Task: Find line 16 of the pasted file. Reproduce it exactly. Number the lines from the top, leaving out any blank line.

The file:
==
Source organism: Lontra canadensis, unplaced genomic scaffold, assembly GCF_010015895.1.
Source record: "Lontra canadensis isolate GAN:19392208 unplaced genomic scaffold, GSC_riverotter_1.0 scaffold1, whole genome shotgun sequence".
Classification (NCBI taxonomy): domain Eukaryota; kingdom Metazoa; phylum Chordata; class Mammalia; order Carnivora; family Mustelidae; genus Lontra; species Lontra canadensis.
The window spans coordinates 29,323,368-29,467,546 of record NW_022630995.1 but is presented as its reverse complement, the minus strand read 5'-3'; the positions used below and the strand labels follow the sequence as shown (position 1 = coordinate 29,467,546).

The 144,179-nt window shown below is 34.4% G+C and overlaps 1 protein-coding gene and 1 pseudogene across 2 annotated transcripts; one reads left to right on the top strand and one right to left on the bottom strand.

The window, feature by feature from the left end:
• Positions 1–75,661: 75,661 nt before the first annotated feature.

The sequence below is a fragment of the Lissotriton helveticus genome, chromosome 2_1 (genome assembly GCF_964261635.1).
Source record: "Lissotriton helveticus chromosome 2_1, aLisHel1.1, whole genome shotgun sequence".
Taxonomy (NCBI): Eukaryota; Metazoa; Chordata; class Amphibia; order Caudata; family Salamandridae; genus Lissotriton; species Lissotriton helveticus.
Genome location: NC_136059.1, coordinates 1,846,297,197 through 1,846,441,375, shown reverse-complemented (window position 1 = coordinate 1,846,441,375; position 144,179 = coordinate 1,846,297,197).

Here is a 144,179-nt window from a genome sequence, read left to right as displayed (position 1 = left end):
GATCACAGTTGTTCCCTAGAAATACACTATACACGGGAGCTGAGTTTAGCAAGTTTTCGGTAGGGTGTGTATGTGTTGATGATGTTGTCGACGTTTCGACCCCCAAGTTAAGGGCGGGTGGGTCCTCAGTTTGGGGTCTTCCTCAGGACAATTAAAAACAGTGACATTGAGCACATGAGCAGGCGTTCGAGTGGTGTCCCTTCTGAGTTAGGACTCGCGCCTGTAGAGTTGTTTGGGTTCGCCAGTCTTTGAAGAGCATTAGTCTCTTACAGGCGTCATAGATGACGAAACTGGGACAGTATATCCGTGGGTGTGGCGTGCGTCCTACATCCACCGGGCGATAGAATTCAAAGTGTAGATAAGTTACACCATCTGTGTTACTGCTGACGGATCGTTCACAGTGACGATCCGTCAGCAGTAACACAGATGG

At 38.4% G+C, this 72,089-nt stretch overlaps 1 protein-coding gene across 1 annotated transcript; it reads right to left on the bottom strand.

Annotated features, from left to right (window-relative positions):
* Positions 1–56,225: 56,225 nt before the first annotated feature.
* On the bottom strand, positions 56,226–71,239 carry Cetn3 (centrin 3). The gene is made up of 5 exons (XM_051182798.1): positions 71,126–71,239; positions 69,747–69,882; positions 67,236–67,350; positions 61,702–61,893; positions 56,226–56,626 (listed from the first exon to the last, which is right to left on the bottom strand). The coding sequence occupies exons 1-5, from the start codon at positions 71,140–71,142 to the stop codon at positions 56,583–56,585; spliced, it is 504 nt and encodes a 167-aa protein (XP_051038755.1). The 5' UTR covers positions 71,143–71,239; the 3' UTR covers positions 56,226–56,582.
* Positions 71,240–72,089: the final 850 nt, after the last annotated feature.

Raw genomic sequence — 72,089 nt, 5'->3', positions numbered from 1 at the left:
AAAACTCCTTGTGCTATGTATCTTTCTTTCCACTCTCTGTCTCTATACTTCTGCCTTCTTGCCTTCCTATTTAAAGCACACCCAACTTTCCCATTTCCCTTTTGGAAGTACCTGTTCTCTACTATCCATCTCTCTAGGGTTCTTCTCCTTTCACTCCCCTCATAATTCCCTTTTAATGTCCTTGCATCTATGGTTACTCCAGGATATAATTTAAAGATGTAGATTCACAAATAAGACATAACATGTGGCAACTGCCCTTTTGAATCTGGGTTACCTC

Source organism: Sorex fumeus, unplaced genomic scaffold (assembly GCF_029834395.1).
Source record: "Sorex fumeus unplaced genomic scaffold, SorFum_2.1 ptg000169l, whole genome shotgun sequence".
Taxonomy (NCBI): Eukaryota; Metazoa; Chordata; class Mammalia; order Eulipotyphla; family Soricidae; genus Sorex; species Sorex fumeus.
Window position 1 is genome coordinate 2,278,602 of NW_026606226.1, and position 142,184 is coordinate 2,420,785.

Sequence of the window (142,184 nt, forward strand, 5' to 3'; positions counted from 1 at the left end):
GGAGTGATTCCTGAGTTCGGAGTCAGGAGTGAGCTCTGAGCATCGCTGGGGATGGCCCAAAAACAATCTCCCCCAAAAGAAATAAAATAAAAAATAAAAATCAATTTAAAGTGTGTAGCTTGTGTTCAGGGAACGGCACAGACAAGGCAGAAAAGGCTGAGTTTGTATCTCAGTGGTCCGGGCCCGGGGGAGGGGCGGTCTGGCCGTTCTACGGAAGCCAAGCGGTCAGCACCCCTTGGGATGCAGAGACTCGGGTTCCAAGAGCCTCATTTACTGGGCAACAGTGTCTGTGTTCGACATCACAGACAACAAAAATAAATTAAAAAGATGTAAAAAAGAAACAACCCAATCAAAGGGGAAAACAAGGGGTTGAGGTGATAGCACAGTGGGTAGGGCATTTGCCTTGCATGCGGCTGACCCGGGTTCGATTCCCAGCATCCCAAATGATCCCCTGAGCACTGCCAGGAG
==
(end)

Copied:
* Positions 1–56,225: 56,225 nt before the first annotated feature.